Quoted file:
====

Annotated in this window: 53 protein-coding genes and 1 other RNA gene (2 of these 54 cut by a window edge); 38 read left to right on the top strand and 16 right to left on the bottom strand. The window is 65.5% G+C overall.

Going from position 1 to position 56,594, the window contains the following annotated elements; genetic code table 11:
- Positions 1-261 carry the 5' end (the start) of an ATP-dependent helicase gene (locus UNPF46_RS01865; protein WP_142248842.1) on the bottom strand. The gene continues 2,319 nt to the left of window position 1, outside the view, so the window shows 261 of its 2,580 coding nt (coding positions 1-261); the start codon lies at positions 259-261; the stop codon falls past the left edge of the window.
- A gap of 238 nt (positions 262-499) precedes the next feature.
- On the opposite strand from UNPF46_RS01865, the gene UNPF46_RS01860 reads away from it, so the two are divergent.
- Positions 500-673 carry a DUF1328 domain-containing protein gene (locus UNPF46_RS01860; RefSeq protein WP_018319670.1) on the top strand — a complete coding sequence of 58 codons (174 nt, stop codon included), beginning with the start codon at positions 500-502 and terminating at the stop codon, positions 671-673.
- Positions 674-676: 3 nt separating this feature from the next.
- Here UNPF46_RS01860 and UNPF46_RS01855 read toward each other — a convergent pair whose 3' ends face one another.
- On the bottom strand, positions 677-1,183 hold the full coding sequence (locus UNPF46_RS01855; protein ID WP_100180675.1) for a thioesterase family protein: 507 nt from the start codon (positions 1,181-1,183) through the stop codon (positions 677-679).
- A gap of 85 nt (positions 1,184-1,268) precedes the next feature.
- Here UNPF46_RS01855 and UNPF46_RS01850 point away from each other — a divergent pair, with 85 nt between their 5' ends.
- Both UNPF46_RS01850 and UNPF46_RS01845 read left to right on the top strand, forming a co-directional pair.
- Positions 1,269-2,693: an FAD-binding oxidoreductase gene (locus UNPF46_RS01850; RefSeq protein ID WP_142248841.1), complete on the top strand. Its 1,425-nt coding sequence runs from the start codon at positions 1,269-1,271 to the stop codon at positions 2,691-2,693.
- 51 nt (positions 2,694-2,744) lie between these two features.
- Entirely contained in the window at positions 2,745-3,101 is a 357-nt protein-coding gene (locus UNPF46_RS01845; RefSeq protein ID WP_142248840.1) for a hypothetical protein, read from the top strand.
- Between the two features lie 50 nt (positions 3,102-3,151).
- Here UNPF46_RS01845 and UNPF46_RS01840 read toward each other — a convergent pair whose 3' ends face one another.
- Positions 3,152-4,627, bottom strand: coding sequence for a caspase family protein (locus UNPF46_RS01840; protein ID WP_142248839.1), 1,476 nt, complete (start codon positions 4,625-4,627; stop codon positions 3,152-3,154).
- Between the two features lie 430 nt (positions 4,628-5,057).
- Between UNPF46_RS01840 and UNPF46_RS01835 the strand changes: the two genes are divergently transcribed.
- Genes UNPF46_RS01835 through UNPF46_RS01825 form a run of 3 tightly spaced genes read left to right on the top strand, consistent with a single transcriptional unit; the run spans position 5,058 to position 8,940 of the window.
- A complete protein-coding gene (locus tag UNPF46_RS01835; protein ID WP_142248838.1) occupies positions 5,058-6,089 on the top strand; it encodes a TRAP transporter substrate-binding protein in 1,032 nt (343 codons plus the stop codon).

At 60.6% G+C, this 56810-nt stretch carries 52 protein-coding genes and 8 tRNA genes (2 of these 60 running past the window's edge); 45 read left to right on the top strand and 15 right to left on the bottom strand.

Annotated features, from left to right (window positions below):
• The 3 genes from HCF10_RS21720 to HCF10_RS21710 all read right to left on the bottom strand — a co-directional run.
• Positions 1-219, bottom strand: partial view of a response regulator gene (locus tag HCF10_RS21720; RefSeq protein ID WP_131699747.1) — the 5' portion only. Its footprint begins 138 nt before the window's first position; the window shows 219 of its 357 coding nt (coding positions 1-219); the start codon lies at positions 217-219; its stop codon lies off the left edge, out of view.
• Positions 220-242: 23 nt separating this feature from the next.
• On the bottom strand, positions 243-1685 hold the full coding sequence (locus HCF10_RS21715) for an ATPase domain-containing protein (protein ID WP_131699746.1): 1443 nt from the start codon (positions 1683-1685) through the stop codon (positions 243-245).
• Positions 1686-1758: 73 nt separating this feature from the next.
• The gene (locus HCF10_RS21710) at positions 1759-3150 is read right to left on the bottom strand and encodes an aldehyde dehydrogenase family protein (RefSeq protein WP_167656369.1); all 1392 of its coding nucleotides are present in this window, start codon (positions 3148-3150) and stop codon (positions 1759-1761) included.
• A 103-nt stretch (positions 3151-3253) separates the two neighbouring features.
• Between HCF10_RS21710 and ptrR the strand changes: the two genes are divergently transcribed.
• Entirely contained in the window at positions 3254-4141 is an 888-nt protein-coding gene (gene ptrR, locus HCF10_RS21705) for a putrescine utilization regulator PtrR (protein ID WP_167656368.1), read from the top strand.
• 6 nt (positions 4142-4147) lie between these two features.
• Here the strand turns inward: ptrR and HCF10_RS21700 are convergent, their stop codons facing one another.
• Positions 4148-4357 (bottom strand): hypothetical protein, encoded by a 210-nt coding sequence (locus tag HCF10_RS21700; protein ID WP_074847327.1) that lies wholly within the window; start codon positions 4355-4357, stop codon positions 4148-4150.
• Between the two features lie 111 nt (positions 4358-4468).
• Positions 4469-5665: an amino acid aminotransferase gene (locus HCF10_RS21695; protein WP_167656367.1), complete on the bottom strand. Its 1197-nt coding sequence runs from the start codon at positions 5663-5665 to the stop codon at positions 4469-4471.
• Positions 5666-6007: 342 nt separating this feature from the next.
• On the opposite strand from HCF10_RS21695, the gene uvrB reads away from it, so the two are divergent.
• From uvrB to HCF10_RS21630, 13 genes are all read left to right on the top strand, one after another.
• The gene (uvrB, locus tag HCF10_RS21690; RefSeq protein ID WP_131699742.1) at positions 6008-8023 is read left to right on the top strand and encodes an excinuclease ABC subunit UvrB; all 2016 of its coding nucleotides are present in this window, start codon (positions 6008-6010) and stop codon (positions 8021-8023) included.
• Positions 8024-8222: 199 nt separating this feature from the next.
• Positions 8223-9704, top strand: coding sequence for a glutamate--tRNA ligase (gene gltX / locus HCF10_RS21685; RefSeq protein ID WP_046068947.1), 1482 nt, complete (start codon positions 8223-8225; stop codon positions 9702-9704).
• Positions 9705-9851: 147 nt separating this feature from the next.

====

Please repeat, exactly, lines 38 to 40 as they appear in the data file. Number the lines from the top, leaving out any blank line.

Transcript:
• Positions 4469-5665: an amino acid aminotransferase gene (locus HCF10_RS21695; protein WP_167656367.1), complete on the bottom strand. Its 1197-nt coding sequence runs from the start codon at positions 5663-5665 to the stop codon at positions 4469-4471.
• Positions 5666-6007: 342 nt separating this feature from the next.
• On the opposite strand from HCF10_RS21695, the gene uvrB reads away from it, so the two are divergent.